Musings on footing the bill for transit serviceBy
Despite the fact that the State’s legislative year ends in just 11 days, Senators Lee Zeldin and Jack Martins aren’t going to give up on their attempts at repealing the state’s payroll mobility tax. Doing so would rob the MTA of $1.3-$1.5 billion annually that it needs to meet its budget mandate, and while these State Senators seem to think the MTA can just make these cuts materialize without further impacting fares or service, they are also quite content to shift more of the funding burden onto the backs of New York City residents. It just doesn’t make sense.
So what have Zeldin and Martins done? With the help of a bipartisan group of Senators and Assembly representatives, they have introduced a bill that would gradually repeal the payroll tax in the suburban counties while lessening the percentage but keeping it in place for New York City residents. If you care to read the memo or the full text of the bill, you can check it out right here.
As Martins explained, the proposal basically boils down to three topline actions:
- Small businesses and non-profits with 25 employees or less and schools would be completely exempt from the MTA payroll tax as of Jan. 1, 2012.
- Starting on Jan. 1, 2012, the remaining MTA payroll tax for Nassau and Suffolk Counties would begin a gradual reduction, resulting in a $35.4 million in savings to Nassau County taxpayers in that first year alone.
- This would lead to the complete elimination of this onerous tax by 2014. The resulting savings to Nassau and Suffolk county taxpayers is projected to be $220 million per year. That’s $220 million back in our local economy.
As NewsLI.com noted, “within New York City’s five boroughs, the tax would be reduced to .28% on January 1, 2013 and .21% beginning on January 1, 2014. The payroll tax would remain in effect at the .21% rate for New York City’s five boroughs.” We’ll return to this tax discrepancy in a second.
The argument these representatives are making are identical to the ones I discussed in this post back on June 1. Basically, after speaking with MTA officials and examining the agency’s budget documents, these state officials think the authority can somehow cut over 10 percent of its costs. The proposals Zeldin has put forward are laughably inadequate and would, as I noted, generate tens of millions of dollars of savings and not $1.3 billion. Without a replacement funding solution — a more equitable tax, bridge tolls, congestion pricing, higher fares, less service — the MTA simply cannot afford to lose the payroll tax.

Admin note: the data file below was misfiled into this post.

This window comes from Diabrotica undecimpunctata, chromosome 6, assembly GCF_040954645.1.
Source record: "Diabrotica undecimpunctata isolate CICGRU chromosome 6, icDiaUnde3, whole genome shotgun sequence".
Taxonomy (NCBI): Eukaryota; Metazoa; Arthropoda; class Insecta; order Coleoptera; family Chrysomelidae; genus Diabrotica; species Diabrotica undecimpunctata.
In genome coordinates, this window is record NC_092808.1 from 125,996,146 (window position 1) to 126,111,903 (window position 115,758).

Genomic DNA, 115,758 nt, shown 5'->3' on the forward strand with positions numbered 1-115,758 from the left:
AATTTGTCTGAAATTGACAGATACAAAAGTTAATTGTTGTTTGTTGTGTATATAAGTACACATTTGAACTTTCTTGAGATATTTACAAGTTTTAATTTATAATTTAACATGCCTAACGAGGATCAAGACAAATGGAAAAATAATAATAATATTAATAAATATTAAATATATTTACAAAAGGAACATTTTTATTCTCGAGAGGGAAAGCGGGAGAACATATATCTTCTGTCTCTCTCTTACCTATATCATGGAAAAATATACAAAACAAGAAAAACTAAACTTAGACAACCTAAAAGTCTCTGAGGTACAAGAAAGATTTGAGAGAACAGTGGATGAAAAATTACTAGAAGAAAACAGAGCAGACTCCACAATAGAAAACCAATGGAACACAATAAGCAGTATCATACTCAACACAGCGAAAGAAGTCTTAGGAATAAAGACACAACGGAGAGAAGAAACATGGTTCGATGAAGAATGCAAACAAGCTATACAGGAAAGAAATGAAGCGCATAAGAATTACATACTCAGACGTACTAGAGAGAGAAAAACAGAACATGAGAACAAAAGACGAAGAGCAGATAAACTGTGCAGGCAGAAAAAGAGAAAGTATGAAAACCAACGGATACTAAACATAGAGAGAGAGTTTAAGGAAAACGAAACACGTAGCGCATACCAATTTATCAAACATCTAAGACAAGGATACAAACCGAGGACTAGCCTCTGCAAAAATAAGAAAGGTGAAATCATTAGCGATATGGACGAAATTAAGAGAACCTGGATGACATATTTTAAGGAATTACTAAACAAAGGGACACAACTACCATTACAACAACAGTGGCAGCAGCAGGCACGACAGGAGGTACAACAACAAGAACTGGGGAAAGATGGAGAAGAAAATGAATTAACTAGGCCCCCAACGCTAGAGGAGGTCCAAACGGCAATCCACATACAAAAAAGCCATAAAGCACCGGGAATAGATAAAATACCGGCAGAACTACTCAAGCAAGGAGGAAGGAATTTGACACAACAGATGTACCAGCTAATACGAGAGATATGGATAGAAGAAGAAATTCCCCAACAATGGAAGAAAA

That’s an old story, though, and I want to take a quick look at a new story. Essentially, because they campaigned on the issue, these state representatives are proposing something fairly outrageous: They want to eliminate the tax in suburban counties while New York City folk continue to prop up the transit system to a great and substantial degree. They want us to pay more than we already do.
Right now, New York City Transit riders are shouldering more of the funding burden than anyone else. New York City Transit’s farebox operating ratio is clocking in at 64 percent while Metro-North and the LIRR are seeing figures of 58.7 percent and 48.6 percent, respectively. Already, dollars spent in New York City are subsidizing transit trips. By eliminating the tax outside of the suburbs and keeping it in place in the city, our dollars will further subsidize commuter rail travel. Maybe we should ask Zeldin and Martins to guarantee that any payroll mobility tax generated in New York City be siphoned only to Transit operations. We’ll see how long commuter constituents last as service degrades and fares climb.
In laying out an argument for repealing the tax, Martins further claims that the MTA “has the luxury of approximately $1.3 billion in cash reserves from which they can draw if for some reason they are unable to balance their budget through cost savings measures alone.” This though is a claim not backed up by evidence. The MTA’s latest budget projects show a reserve fund of $100 million in the adopted 2011 budget. If the MTA has that much of a cash reserve, they would risk defaulting on debts if they started using it to pare down the operating deficit, but I see no evidence that it exists in the first place.
Eventually, suburban politicians will have to come to terms with a tradeoff. They can claim that the payroll mobility tax is a “job stifling” “iniquitous” one as Martins contends, but they have to recognize that worse or more expensive transit service will also have a calamitous effect on jobs. Just ask UBS how they feel off the beaten track of reliable transit. Without a source of replacement funds, the payroll tax, for better or worse, simply cannot be eliminated, and suburban representatives cannot eat their transit cake without footing the bill.